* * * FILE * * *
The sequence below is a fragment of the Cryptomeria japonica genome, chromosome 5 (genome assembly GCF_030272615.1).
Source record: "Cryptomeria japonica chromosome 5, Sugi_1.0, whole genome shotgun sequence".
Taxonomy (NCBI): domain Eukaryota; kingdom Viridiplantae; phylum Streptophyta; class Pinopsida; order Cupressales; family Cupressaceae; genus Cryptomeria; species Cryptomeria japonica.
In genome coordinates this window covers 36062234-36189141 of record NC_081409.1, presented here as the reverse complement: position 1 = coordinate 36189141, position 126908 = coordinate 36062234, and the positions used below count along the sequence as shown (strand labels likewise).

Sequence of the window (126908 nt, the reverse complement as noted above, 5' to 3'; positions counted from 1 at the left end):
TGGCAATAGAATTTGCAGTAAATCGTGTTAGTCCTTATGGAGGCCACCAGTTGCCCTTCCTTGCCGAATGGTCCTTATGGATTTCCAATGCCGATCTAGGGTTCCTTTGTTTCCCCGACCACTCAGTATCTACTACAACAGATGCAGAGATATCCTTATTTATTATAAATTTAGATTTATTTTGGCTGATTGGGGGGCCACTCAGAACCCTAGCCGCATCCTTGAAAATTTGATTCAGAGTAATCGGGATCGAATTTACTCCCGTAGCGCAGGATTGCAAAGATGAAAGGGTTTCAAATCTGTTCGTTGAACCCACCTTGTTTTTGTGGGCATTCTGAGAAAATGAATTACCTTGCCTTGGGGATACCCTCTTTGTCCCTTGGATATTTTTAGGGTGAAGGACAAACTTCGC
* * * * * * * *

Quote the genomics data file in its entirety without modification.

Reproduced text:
The sequence below is a fragment of the Cryptomeria japonica genome, chromosome 5 (genome assembly GCF_030272615.1).
Source record: "Cryptomeria japonica chromosome 5, Sugi_1.0, whole genome shotgun sequence".
Taxonomy (NCBI): domain Eukaryota; kingdom Viridiplantae; phylum Streptophyta; class Pinopsida; order Cupressales; family Cupressaceae; genus Cryptomeria; species Cryptomeria japonica.
In genome coordinates this window covers 36062234-36189141 of record NC_081409.1, presented here as the reverse complement: position 1 = coordinate 36189141, position 126908 = coordinate 36062234, and the positions used below count along the sequence as shown (strand labels likewise).

Sequence of the window (126908 nt, the reverse complement as noted above, 5' to 3'; positions counted from 1 at the left end):
TGGCAATAGAATTTGCAGTAAATCGTGTTAGTCCTTATGGAGGCCACCAGTTGCCCTTCCTTGCCGAATGGTCCTTATGGATTTCCAATGCCGATCTAGGGTTCCTTTGTTTCCCCGACCACTCAGTATCTACTACAACAGATGCAGAGATATCCTTATTTATTATAAATTTAGATTTATTTTGGCTGATTGGGGGGCCACTCAGAACCCTAGCCGCATCCTTGAAAATTTGATTCAGAGTAATCGGGATCGAATTTACTCCCGTAGCGCAGGATTGCAAAGATGAAAGGGTTTCAAATCTGTTCGTTGAACCCACCTTGTTTTTGTGGGCATTCTGAGAAAATGAATTACCTTGCCTTGGGGATACCCTCTTTGTCCCTTGGATATTTTTAGGGTGAAGGACAAACTTCGC